Collusion refers to any form of joint effort, between students, or between students and other persons, intended to deceive an assessor as to who was actually responsible for producing the material submitted for assessment.
Plagiarism refers to the practice of borrowing from the work of another scholar without indicating by a reference, and by quotation marks where exact phrases are borrowed, when the ideas expressed are not one's own. This can sometimes occur unintentionally, but it is frequently a deliberate attempt to deceive.
It should be noted that in the cases of both collusion and plagiarism it is because an individual fails to acknowledge the help obtained from another person that these practices are considered offences. The attempt to claim credit for work that is not your own is the enemy of true scholarship.
Students sometimes ask: why does the university treat these things so seriously? The answer has to do with what universities see their functions to be. In particular, they are charged to advance knowledge by sound scholarship. This requires, amongst other things, the correction of error and the exposure of falsehood. Academic staff who might otherwise be tempted to produce dishonest work are usually restrained by the knowledge that their work will be publicly reported in academic journals where both their methods and their results will come under careful scrutiny. Cases where academics have cheated make headlines, but the reason for this is precisely because they are fairly rare and universally frowned upon.
Universities have several functions, including training for various vocations. But at all times they are expected to teach in a way which helps and requires students to acquire the skills of intellectual inquiry. To this end, universities are expected to assess their students to see whether this expectation has been met. By the awarding of a degree the university is guaranteeing to the public, amongst other things, that the graduate has made the grade in this respect.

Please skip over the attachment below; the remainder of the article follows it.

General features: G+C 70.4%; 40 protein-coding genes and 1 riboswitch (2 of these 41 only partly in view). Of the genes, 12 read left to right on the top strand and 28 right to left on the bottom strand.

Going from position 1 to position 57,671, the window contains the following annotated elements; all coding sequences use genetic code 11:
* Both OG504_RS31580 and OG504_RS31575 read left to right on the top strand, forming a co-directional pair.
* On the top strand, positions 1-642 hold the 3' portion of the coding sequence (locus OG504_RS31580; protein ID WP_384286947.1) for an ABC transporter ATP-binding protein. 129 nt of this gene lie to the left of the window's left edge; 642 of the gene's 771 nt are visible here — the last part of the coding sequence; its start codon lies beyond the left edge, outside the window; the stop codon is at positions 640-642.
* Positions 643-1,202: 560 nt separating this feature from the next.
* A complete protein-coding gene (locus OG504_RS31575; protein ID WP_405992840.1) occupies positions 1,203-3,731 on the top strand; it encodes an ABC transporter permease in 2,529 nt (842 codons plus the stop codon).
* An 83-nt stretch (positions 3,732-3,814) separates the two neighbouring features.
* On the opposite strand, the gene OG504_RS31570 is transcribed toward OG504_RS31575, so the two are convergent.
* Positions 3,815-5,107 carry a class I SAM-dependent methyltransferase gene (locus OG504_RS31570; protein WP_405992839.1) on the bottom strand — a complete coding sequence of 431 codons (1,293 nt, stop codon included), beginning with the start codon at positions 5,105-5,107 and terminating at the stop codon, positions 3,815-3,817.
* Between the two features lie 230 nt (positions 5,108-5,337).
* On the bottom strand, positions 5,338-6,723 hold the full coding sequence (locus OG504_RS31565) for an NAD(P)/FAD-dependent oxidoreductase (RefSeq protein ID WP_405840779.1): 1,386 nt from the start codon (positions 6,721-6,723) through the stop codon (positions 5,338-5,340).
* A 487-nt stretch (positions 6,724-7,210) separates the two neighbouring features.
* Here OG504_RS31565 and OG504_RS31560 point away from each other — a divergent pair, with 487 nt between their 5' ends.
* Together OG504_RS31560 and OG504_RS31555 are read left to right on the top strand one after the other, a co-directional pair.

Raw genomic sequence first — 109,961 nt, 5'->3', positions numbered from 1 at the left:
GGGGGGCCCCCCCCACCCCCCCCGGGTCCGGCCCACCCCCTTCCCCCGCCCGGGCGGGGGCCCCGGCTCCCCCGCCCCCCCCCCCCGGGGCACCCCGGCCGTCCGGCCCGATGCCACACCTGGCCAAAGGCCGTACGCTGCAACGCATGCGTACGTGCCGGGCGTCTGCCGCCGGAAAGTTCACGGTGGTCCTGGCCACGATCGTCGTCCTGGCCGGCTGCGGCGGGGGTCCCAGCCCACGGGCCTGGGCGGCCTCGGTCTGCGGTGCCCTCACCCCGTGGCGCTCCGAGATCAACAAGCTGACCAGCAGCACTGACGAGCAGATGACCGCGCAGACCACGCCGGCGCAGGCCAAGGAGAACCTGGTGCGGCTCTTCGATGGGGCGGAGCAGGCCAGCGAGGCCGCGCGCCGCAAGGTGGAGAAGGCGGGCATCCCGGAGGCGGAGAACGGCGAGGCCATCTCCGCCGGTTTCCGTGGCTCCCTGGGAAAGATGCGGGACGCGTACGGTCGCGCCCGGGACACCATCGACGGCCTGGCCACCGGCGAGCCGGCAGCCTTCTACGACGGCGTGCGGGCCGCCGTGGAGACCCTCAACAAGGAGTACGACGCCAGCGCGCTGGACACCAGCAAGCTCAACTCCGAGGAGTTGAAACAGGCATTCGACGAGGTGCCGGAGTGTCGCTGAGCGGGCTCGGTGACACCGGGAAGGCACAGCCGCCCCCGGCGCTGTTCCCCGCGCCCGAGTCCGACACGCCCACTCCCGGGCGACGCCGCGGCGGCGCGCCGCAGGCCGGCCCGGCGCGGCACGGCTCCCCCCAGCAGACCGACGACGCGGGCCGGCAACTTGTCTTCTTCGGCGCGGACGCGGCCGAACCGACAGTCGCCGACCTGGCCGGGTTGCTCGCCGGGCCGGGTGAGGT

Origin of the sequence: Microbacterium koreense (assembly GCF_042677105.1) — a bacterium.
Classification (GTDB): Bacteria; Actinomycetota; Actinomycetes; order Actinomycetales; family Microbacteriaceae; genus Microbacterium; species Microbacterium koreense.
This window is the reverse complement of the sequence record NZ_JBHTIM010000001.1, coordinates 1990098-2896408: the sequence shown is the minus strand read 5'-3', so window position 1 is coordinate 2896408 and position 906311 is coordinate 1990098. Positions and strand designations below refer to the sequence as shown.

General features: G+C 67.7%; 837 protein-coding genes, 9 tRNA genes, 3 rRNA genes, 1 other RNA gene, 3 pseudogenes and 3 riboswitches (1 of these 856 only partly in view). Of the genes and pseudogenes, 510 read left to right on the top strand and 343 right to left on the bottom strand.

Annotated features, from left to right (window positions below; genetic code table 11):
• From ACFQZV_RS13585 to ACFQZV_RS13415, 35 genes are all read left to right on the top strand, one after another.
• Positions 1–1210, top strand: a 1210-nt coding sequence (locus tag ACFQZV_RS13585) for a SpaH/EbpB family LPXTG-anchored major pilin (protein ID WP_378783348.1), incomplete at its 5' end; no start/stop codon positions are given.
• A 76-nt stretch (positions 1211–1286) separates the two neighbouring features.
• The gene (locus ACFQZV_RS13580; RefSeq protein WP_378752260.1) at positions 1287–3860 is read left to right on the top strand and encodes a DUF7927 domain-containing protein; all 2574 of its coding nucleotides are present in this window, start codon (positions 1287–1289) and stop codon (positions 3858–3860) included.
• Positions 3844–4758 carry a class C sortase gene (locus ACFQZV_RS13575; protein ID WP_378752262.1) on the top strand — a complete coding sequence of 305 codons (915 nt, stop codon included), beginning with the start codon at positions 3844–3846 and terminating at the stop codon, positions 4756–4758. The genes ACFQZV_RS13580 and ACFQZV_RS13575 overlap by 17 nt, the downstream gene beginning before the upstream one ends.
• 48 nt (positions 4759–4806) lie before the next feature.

Where students attempt to deceive their assessors as to the level of achievement they have actually reached, this is not only immoral but puts the university's reputation at risk. It is therefore in the university's interest to treat such offences severely. Part of the immorality in such behaviour, incidentally, is that it is unfair to other students who have attempted to do honest work. Staff members at Murdoch University have been asked to make the university's expectations quite clear to students (as we are doing in this statement) and to report instances of such deception to the university administration for further action.
As we have said, however, students are sometimes ignorant of what really constitutes plagiarism or collusion.
Consider the following. Three students are writing essays on the subject of school discipline. Each discovers a definition in the 1972 Dettman Report on school discipline. This is what they wrote:
Student A: 'Discipline' refers to the state of order or good behaviour in a school. This, with the omission of two words and changes in the last three, is taken directly from the Report. It is bad writing because the student gives no sign of realising that there could be other ways of regarding school discipline. But it is also dishonest, because it involves plagiarism.
Student B: 'The discipline of a school is the state or condition of order or good behaviour among the students.'